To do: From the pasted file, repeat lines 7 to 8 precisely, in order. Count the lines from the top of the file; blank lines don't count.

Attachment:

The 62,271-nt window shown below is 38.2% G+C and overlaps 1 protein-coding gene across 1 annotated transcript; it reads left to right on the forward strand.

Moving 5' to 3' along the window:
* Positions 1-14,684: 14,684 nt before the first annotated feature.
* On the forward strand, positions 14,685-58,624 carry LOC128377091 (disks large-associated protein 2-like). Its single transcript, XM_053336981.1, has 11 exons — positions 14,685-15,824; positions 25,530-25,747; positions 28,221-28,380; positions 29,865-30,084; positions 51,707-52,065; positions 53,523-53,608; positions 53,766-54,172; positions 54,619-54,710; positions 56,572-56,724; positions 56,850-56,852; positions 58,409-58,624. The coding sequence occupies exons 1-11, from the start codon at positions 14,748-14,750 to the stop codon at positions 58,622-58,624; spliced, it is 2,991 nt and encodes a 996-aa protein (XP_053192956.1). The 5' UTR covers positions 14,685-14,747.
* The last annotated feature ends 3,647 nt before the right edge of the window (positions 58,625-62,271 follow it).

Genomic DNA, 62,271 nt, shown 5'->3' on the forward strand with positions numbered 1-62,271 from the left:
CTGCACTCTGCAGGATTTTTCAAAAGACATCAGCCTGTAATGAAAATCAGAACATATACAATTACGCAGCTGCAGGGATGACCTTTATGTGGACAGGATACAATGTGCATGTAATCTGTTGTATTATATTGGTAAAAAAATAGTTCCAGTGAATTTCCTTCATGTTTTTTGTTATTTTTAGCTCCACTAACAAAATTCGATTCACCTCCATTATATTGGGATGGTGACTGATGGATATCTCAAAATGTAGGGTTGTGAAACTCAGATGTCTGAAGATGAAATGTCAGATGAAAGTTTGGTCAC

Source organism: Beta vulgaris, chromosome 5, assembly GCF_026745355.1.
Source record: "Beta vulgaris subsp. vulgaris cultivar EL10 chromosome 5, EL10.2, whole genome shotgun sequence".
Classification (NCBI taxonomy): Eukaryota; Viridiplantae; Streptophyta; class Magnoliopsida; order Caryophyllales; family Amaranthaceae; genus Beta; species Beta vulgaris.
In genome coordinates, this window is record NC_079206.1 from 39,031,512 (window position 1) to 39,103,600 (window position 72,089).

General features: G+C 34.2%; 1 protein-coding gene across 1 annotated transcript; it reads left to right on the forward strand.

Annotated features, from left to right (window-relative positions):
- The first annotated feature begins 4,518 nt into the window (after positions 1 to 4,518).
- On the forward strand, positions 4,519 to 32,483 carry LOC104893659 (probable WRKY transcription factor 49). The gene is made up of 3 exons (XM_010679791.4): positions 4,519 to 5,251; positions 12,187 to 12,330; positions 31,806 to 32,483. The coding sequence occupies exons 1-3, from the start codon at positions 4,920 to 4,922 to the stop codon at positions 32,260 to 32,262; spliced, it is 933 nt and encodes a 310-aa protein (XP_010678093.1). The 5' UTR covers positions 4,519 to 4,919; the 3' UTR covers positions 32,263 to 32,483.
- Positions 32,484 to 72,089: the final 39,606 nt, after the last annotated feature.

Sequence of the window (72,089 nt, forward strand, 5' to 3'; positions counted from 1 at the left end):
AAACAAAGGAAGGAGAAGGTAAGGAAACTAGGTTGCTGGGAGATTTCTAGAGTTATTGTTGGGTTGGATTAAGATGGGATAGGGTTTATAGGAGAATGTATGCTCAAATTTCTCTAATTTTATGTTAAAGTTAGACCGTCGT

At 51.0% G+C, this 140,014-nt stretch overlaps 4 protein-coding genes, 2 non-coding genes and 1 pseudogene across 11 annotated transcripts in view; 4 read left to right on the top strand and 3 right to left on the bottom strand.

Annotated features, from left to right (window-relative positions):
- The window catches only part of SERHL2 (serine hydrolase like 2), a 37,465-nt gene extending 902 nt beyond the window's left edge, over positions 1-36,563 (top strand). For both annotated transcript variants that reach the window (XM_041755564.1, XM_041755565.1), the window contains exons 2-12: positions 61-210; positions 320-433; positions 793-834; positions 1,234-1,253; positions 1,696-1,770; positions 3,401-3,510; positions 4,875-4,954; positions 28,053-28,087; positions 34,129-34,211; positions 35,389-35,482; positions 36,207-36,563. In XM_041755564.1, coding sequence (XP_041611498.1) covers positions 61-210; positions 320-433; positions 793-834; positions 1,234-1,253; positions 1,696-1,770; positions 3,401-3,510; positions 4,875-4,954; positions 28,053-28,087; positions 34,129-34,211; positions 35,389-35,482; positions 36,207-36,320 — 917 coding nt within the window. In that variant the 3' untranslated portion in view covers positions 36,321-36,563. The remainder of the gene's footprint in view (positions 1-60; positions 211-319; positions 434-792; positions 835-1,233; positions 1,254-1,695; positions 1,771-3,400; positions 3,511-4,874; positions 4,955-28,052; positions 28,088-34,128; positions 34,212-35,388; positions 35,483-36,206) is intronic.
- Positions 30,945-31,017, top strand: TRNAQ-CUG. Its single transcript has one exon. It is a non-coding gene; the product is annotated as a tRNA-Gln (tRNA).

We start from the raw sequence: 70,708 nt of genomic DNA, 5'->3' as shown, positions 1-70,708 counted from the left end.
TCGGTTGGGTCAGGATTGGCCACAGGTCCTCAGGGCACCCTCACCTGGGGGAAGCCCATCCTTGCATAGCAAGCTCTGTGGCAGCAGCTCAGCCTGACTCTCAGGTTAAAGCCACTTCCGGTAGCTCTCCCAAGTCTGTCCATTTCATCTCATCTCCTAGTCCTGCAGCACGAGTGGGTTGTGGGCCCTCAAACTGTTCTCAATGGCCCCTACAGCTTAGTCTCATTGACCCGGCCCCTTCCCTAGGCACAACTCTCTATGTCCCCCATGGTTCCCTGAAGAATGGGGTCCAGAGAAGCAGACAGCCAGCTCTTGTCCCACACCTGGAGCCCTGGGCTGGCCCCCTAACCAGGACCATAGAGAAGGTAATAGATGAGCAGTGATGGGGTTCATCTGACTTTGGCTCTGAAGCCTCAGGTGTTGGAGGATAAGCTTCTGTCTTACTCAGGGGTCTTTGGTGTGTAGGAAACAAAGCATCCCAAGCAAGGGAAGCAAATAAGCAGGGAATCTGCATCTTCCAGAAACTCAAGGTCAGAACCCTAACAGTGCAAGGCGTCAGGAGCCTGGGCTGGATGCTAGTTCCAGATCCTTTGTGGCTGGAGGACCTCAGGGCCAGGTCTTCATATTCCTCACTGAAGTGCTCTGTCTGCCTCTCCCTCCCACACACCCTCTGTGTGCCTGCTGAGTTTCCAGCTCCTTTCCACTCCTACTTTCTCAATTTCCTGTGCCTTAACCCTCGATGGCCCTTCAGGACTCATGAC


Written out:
CTGCACTCTGCAGGATTTTTCAAAAGACATCAGCCTGTAATGAAAATCAGAACATATACAATTACGCAGCTGCAGGGATGACCTTTATGTGGACAGGATACAATGTGCATGTAATCTGTTGTATTATATTGGTAAAAAAATAGTTCCAGTGAATTTCCTTCATGTTTTTTGTTATTTTTAGCTCCACTAACAAAATTCGATTCACCTCCATTATATTGGGATGGTGACTGATGGATATCTCAAAATGTAGGGTTGTGAAACTCAGATGTCTGAAGATGAAATGTCAGATGAAAGTTTGGTCAC

Source organism: Beta vulgaris, chromosome 5, assembly GCF_026745355.1.